The Thing I Never Want to Hear Again on Good Friday

Statue of Christ on the cross. (Photo by: Godong/Universal Images Group via Getty Images)
Statue of Christ on the cross. (Photo by: Godong/Universal Images Group via Getty Images)

When I was in seminary and doing field education at my first church, I was handed a script for a Good Friday service a few minutes before we were to begin. And it went something like this:

Me: And then the Jews said...

Congregation: Crucify him, Crucify him!

I heard myself say the words and take part in this ritual and it made me physically sick. I couldn't believe that this was the liturgy that this kind, little church had been using for the past decades, maybe longer. But even worse, I found myself participating in it; perpetuating an anti-Jewish theology of deicide that I knew was wrong, but feeling helpless to do anything about it.

I swore that I would never be a part of such a service again. And I wasn't, until I went to a Good Friday service at my progressive church last year that has a penchant for high liturgy and a reputation for superb music. They sang -- in beautiful tones, in a lovely sanctuary -- the same crucifixion narrative told in the Gospel of John that claims that Jesus was crucified by the Jews, and the blame is upon them. To make matters so much worse, the liturgy was followed by a sermon that never mentioned the anti-Judaism in the liturgy, as if it didn't warrant a correction.

And I felt betrayed by my church all over again.

It should not matter that I am from an interfaith family and my closest cousins are Jewish. All Christians should be disgusted by the continued use of this kind of language in our liturgy that blames the Jews for Jesus' horrific death on the cross.

Stating that the Jews killed Jesus is untrue, it has led to violence against Jews over the last two thousand years, and it betrays Jesus himself on the very day when we observe his crucifixion.

I spoke to Professor Mary Boys who teaches at Union Theological Seminary and recently wrote a book called Redeeming our Sacred Story: The Death of Jesus and Relations between Jews and Christians. Professor Boys explained that, "the Gospels are not a playback documentary of what happened two thousand years ago."

Professor Boys emphasized to me what crucifixion really was: "Crucifixion functioned as a state sanctioned punishment to terrorize and pacify the population for Roman rule." In other words, Christians need to understand that crucifixion was simply not something that the Jews could order.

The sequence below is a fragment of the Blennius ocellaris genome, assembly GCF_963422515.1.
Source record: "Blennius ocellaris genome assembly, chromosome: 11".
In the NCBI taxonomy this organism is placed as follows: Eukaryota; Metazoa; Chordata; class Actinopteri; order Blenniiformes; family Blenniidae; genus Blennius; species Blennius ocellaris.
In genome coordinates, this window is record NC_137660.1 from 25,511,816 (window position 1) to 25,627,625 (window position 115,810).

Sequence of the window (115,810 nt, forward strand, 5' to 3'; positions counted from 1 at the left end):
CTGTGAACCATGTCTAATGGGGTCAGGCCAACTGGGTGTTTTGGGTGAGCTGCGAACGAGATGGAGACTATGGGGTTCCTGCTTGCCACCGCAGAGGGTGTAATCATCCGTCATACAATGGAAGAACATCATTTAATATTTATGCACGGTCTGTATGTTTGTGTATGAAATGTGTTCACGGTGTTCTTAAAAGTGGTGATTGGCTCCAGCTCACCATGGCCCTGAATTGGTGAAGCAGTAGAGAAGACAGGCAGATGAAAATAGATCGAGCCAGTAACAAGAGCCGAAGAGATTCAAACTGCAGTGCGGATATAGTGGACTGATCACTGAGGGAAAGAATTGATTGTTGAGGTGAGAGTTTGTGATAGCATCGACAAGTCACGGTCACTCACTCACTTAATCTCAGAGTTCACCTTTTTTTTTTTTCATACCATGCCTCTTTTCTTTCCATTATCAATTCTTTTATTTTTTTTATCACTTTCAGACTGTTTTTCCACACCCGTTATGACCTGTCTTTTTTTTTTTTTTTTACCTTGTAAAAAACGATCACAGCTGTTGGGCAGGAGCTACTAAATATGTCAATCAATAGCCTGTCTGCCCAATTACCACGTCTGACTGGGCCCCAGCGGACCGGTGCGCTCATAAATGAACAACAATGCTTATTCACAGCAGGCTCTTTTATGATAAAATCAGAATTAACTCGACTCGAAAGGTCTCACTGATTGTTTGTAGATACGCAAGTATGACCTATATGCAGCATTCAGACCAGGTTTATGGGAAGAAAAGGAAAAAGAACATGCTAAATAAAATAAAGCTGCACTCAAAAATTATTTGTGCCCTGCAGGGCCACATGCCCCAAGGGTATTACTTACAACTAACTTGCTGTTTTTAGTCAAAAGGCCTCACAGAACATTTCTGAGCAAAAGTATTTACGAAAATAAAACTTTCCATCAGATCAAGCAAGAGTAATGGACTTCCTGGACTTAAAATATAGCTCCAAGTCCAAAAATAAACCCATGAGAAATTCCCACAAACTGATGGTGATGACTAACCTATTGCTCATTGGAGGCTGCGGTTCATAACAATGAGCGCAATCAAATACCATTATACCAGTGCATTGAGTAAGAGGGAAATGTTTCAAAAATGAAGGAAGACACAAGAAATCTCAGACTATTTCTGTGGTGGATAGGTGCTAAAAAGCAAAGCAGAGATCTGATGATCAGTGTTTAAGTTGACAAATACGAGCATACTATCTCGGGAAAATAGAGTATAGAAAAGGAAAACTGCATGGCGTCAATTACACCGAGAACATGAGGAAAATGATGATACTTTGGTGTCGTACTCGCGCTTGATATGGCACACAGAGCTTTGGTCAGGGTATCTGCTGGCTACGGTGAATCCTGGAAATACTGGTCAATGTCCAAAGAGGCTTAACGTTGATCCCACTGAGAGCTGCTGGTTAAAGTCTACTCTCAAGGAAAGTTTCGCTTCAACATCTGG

Ignorant or willful misunderstanding of the death of Jesus has led to horrible oppression of Jewish people over the last two thousand years. Christians celebrating Easter should remember that Good Friday was a day when Christians went on rampages against Jews often leading to their deaths. If you need any proof there is a fun lemonade drink popular in Spain around Easter called "Matar Judios" or "Kill Jews."

Of course, the most obvious reason to get rid of this horrible language is because it obscures the fact that Jesus was a Jew, and that all his followers were Jewish, every disciple, all the early people of the Jesus movement were Jewish. To say Jews killed Jesus erases Jesus' true identity -- which was as a Jew.

I asked Professor Boys what we should do about the problem of anti-Jewish narratives within Christian churches and she was very succinct: "We have to change the liturgies. The passion narratives should not be read without commentary on who Jesus was and what his wider ministry was about."

Now I should interject here that most religions have passages that foster animosity towards outside groups. Certainly Judaism has passages in their liturgies that are similarly uncomfortable. What I am calling for, in a broader sense, is an educational effort across the board on these difficult and often violent passages in our scriptures, and to develop some consensus on how to deal with them.

The great scholar of the Gospel of John Raymond Brown was acutely aware of the presence of anti-Jewish language in the text having spent his life studying it. Here are his thoughts:

An initial response is... to omit the anti-Jewish sections from the public reading of the passion narrative. In my opinion, a truer response is to continue to read the whole passion, not subjecting it to excisions that seem wise to us, but once having read it, then to preach forcefully that such hostility between Christian and Jew cannot be continued today and is against our fundamental understanding of Christianity.

I have to say that this seems like probably the best solution. We can't pretend like these texts don't exist, but we can explain why it is impermissible and a betrayal of Jesus to use these texts to continue the horrible anti-Jewish sentiment that has plagued Christianity.